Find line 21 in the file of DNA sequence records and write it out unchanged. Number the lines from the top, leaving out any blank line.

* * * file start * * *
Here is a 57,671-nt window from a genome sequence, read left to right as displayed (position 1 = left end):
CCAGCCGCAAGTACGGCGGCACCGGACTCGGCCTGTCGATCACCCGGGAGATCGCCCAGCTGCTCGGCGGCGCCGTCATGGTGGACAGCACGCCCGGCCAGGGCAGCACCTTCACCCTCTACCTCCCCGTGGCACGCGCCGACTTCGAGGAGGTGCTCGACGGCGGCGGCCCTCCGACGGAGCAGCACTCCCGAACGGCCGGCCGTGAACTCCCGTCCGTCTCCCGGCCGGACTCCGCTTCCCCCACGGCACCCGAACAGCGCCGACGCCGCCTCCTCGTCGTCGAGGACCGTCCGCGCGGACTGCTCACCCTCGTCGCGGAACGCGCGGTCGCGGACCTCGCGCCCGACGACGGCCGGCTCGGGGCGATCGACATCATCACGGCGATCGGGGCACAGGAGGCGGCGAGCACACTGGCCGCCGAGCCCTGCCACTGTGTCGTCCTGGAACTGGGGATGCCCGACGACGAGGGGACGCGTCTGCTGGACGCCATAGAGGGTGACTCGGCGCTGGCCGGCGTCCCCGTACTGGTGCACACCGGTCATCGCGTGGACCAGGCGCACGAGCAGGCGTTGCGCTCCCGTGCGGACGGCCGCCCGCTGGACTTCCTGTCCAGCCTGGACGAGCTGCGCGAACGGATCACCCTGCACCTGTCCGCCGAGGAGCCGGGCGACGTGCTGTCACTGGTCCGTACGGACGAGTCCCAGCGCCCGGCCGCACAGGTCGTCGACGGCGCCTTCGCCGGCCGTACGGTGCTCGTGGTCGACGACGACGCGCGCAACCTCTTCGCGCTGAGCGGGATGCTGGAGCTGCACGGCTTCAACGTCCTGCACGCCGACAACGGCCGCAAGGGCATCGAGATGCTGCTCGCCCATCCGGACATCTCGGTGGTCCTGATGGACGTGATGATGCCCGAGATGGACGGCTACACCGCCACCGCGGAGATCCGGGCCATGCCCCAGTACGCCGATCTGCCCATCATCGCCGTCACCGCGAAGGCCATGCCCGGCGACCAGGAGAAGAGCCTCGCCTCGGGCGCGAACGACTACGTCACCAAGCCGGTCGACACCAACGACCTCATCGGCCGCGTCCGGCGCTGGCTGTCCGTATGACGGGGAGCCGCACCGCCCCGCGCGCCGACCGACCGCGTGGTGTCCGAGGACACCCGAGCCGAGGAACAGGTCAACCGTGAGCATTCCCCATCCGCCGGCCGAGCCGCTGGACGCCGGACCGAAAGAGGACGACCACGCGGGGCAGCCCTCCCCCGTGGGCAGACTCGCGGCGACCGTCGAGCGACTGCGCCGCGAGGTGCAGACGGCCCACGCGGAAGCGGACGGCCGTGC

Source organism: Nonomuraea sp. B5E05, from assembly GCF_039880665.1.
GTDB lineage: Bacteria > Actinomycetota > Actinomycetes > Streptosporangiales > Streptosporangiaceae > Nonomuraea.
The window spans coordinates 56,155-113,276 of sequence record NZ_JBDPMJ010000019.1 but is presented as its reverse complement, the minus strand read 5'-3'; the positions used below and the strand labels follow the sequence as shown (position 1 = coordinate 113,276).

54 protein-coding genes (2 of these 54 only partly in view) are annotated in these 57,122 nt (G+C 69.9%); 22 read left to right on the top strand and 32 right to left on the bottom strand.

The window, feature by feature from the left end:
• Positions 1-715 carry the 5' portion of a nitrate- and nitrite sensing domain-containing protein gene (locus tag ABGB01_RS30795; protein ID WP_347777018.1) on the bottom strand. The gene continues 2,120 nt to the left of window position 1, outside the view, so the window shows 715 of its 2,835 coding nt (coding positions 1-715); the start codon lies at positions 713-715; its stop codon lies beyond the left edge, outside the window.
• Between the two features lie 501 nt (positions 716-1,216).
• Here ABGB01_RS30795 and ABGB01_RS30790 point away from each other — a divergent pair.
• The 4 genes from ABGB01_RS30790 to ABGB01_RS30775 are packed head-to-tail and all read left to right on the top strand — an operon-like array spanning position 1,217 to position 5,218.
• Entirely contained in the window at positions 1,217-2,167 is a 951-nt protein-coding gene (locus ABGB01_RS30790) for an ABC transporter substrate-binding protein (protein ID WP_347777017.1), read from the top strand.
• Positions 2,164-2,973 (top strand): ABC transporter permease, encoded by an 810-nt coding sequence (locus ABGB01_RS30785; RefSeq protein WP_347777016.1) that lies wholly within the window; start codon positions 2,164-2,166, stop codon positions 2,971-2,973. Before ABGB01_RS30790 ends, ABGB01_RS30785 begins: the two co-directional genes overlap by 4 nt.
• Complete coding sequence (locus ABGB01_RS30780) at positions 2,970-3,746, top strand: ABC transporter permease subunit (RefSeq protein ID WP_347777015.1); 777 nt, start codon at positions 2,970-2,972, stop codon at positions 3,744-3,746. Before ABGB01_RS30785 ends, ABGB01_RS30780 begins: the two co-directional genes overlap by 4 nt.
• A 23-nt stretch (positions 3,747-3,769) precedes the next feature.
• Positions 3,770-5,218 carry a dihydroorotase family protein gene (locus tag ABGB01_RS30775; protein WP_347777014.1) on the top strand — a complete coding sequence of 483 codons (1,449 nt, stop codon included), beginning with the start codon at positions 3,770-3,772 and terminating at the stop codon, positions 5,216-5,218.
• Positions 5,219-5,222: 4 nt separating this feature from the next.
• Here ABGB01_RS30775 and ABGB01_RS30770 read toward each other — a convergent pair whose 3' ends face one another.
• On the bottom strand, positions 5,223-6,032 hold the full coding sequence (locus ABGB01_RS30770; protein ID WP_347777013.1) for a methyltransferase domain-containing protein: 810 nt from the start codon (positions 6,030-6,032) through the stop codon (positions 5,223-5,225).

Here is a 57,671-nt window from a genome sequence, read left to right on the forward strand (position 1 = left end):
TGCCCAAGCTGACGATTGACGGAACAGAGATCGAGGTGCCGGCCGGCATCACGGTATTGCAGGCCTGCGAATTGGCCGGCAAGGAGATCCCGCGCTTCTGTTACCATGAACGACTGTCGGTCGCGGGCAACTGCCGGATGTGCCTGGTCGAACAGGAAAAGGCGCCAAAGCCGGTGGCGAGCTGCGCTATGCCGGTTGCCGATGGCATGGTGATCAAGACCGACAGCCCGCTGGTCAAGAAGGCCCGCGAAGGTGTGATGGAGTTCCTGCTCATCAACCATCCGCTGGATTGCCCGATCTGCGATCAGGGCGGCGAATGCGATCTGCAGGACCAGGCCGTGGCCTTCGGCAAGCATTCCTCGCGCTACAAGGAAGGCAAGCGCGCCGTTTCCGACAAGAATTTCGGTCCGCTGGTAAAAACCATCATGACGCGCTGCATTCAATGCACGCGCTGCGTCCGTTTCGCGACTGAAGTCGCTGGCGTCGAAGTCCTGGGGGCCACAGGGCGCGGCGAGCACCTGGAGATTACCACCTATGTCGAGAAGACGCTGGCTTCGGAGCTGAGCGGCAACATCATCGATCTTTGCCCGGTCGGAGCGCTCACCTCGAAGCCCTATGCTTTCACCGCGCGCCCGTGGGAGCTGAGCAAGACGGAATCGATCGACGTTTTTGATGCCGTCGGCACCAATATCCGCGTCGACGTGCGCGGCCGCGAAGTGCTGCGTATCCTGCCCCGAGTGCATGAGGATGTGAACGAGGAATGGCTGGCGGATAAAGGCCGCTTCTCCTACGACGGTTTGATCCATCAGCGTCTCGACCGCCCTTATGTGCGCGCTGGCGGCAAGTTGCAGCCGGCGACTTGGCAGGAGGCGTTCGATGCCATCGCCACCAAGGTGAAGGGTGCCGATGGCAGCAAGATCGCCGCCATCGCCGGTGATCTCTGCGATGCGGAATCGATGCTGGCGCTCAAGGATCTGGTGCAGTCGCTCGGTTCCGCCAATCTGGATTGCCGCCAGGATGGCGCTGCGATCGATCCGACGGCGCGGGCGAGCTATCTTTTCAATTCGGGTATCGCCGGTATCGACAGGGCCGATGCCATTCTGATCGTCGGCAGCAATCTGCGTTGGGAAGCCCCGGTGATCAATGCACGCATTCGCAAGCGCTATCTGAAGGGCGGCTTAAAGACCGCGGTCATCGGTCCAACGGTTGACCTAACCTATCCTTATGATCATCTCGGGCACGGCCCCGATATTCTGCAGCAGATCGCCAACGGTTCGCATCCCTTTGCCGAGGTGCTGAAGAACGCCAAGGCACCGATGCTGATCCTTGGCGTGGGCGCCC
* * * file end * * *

TGCCCAAGCTGACGATTGACGGAACAGAGATCGAGGTGCCGGCCGGCATCACGGTATTGCAGGCCTGCGAATTGGCCGGCAAGGAGATCCCGCGCTTCTGTTACCATGAACGACTGTCGGTCGCGGGCAACTGCCGGATGTGCCTGGTCGAACAGGAAAAGGCGCCAAAGCCGGTGGCGAGCTGCGCTATGCCGGTTGCCGATGGCATGGTGATCAAGACCGACAGCCCGCTGGTCAAGAAGGCCCGCGAAGGTGTGATGGAGTTCCTGCTCATCAACCATCCGCTGGATTGCCCGATCTGCGATCAGGGCGGCGAATGCGATCTGCAGGACCAGGCCGTGGCCTTCGGCAAGCATTCCTCGCGCTACAAGGAAGGCAAGCGCGCCGTTTCCGACAAGAATTTCGGTCCGCTGGTAAAAACCATCATGACGCGCTGCATTCAATGCACGCGCTGCGTCCGTTTCGCGACTGAAGTCGCTGGCGTCGAAGTCCTGGGGGCCACAGGGCGCGGCGAGCACCTGGAGATTACCACCTATGTCGAGAAGACGCTGGCTTCGGAGCTGAGCGGCAACATCATCGATCTTTGCCCGGTCGGAGCGCTCACCTCGAAGCCCTATGCTTTCACCGCGCGCCCGTGGGAGCTGAGCAAGACGGAATCGATCGACGTTTTTGATGCCGTCGGCACCAATATCCGCGTCGACGTGCGCGGCCGCGAAGTGCTGCGTATCCTGCCCCGAGTGCATGAGGATGTGAACGAGGAATGGCTGGCGGATAAAGGCCGCTTCTCCTACGACGGTTTGATCCATCAGCGTCTCGACCGCCCTTATGTGCGCGCTGGCGGCAAGTTGCAGCCGGCGACTTGGCAGGAGGCGTTCGATGCCATCGCCACCAAGGTGAAGGGTGCCGATGGCAGCAAGATCGCCGCCATCGCCGGTGATCTCTGCGATGCGGAATCGATGCTGGCGCTCAAGGATCTGGTGCAGTCGCTCGGTTCCGCCAATCTGGATTGCCGCCAGGATGGCGCTGCGATCGATCCGACGGCGCGGGCGAGCTATCTTTTCAATTCGGGTATCGCCGGTATCGACAGGGCCGATGCCATTCTGATCGTCGGCAGCAATCTGCGTTGGGAAGCCCCGGTGATCAATGCACGCATTCGCAAGCGCTATCTGAAGGGCGGCTTAAAGACCGCGGTCATCGGTCCAACGGTTGACCTAACCTATCCTTATGATCATCTCGGGCACGGCCCCGATATTCTGCAGCAGATCGCCAACGGTTCGCATCCCTTTGCCGAGGTGCTGAAGAACGCCAAGGCACCGATGCTGATCCTTGGCGTGGGCGCCC